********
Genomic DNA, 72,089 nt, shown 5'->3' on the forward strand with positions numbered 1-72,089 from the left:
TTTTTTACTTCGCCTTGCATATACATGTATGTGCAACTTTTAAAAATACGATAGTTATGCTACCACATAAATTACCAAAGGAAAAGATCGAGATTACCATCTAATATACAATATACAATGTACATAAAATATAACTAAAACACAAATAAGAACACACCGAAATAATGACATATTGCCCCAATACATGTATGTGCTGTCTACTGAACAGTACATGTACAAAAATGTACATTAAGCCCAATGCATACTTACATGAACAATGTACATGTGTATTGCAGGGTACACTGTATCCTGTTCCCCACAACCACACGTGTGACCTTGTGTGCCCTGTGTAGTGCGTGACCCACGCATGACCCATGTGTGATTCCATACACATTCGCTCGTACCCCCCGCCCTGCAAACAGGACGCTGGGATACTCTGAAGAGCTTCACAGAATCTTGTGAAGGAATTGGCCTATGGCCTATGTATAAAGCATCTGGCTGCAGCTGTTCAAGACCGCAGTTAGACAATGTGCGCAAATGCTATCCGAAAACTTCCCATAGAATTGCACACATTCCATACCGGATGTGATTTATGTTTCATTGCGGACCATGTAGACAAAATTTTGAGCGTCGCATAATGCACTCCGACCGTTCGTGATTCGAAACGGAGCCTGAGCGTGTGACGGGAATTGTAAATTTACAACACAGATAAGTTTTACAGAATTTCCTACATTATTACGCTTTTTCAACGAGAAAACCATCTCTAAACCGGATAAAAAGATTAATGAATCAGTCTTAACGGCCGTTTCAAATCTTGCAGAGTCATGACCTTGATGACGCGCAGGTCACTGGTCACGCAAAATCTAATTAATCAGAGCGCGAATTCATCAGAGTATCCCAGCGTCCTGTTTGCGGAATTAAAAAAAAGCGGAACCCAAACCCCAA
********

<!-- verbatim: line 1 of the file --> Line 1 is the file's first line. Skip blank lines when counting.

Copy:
Genomic DNA, 72,089 nt, shown 5'->3' on the forward strand with positions numbered 1-72,089 from the left: